Terrestrial digital-TV (DTV) broadcasts will officially commence on May 25 after network testing through to April 24, the National Broadcasting and Telecommunications Commission said yesterday.
The NBTC office made the announcement during a press conference on the transitional period for DTV, which began network testing yesterday.
Secretary-general Takorn Tantasith said the public may not be able to watch all 24 DTV channels during the testing period. However, all channels will officially have to go on air on May 25 after the watchdog grants licences to the operators on April 25. The network operators will initially focus during the trial period on the first four provinces in which digital TV will be available: Bangkok, Nakhon Ratchasima, Songkhla and Chiang Mai.
Viewers can watch the 24 DTV channels by using digital set-top boxes, while those already possessing cable or satellite set-top boxes can also access the channels nationwide during the trial period.
The NBTC plans to distribute free coupons to all 22.9 million households for the purchase of a set-top box by June, when the DTV network is expected to cover 11 provinces in total. The additional seven provinces are Ubon Ratchathani, Surat Thani, Rayong, Sing Buri, Sukhothai, Khon Kaen and Udon Thani.
The watchdog’s goal is to cover 50 per cent of households nationwide by June, 80 per cent by the end of the year – and 95 per cent by the end of next year. NBTC member Supinya Klangnarong said there had been some small technical problems during the first day of the trial run, including the numbering of the channels.
Right now, only some pay-TV and satellite-TV platforms can watch the new DTV channels, while TrueVisions users are set start to airing them on April 17, she added.
Meanwhile, the transition to DTV is a boon to Interlink Telecom, a fibre-optic network operator, which has won the DTV signal-switching service contract for 12 operators, including Nation Group, Voice TV, BEC Group and Thai Rath.
Teera Kanokkanjanarat, senior ICT industry analyst at Consulting firm Frost & Sullivan, said the transitional testing period was highly important in terms of finding technical errors and any other potential difficulties before the full launch in June.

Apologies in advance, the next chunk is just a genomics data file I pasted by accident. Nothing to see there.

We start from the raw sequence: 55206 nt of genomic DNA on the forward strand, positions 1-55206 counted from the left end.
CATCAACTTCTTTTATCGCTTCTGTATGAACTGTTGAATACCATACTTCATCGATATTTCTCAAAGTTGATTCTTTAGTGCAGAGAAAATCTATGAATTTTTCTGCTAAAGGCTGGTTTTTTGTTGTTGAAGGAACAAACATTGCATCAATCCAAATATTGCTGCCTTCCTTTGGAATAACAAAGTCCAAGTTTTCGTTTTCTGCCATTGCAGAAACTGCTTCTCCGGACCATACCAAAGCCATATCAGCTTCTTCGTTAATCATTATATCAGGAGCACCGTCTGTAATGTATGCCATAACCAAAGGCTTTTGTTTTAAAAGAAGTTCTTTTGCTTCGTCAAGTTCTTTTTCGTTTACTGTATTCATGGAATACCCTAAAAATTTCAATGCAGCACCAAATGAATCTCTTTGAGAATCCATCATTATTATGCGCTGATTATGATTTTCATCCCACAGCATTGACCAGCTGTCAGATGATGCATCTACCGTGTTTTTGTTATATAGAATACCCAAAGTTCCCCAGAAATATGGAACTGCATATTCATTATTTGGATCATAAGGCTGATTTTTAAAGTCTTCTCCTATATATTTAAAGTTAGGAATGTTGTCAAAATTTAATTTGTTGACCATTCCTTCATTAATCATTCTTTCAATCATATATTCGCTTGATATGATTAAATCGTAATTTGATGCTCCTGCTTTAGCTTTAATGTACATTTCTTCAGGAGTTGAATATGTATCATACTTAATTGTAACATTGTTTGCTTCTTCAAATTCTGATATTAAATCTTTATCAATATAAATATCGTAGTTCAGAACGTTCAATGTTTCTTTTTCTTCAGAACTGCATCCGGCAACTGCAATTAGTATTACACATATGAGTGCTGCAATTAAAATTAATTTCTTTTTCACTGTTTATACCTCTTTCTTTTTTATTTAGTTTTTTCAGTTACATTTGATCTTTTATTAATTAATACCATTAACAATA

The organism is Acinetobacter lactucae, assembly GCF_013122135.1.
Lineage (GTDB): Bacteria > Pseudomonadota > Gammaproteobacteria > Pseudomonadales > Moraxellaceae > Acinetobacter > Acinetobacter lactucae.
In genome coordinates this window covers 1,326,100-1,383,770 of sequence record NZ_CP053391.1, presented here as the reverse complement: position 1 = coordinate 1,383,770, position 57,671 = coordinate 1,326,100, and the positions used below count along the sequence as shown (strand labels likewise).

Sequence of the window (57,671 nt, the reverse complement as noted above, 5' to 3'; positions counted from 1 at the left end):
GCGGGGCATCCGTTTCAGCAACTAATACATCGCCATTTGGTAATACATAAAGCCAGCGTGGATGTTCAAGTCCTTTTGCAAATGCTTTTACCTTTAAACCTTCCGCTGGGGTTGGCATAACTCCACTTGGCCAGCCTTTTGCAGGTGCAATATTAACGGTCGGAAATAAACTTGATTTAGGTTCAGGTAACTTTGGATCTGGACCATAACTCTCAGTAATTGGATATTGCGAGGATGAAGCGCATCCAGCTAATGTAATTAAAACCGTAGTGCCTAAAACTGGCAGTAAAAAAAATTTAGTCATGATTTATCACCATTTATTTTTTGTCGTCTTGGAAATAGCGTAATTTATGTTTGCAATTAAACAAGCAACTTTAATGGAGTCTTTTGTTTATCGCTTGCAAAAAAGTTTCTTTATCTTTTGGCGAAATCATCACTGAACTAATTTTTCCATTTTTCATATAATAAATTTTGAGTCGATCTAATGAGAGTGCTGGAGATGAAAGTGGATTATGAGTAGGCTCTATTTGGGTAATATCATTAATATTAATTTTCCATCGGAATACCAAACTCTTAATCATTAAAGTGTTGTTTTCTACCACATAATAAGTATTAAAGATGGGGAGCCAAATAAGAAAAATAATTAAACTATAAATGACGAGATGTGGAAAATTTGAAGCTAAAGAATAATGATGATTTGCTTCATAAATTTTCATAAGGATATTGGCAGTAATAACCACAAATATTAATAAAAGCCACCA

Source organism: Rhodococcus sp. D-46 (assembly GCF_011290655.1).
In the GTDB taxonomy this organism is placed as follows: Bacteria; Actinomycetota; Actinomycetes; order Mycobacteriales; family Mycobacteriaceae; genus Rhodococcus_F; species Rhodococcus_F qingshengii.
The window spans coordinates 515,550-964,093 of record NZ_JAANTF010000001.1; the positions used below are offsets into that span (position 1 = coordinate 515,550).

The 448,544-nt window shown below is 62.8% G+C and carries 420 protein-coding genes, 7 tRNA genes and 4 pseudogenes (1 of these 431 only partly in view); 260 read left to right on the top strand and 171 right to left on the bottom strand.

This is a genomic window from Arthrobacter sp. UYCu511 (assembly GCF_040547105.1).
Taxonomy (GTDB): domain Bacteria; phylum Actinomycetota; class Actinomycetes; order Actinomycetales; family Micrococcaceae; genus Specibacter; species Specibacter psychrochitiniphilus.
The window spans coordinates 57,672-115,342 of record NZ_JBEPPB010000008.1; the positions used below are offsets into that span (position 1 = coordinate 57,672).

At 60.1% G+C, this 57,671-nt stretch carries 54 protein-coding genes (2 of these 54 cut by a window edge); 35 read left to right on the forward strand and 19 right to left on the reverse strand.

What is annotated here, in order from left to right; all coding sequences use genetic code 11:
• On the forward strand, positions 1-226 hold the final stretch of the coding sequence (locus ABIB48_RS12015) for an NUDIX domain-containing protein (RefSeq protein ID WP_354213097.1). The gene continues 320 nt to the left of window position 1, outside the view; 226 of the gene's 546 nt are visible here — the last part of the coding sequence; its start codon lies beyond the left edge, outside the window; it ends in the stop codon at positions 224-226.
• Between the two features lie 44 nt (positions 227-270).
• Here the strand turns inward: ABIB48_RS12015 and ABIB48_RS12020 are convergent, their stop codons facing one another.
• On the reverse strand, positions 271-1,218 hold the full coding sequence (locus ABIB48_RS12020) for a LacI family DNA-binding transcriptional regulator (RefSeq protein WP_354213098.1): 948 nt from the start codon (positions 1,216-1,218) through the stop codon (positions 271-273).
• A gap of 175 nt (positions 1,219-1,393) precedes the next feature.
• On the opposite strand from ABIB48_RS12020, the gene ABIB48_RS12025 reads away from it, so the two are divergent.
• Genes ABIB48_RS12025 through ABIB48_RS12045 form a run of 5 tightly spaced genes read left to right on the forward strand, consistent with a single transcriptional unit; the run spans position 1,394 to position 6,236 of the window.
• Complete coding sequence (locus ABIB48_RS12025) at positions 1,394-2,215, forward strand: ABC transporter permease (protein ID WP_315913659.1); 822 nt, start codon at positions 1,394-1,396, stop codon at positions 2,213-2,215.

“For the NBTC and spectrum providers, although this trial period will have coverage limited to four provinces, the feedback will provide good evaluation on network coverage, signal transmission quality, the digital cliff [sudden loss of digital signal reception], public comments, technical emergencies, and effectiveness of the current public-relation campaign,” he said.
Frost & Sullivan believes that case studies on DTV transition in other countries can be used as guidelines and provide good lessons for Thailand’s DTV road map.
The Thai road map has many similarities to DTV transition undertaken in the US, when the Federal Communications Commission (FCC) decided to use Wilmington in North Carolina as a DTV test market, he said.
Although the FCC had done a significant amount of PR in many media channels prior to the launch, it turned out that more than 7 per cent of the population had technical difficulties.
The agency’s call centre also received more than 1,800 calls on reception problems, mainly concerning set-top box configuration, antenna set-up and signal scanning, said the analyst.
There was also a large part of the population with a limited understanding of the DTV system, and all these issues escalated to the point that Congress had to evaluate the possibility of delaying the launch date, he added.
The transitional testing period will have a genuine impact on the future of DTV in Thailand, and all stakeholders should closely monitor movement and feedback, from the point of view both of TV broadcasters and the general public, Teera said.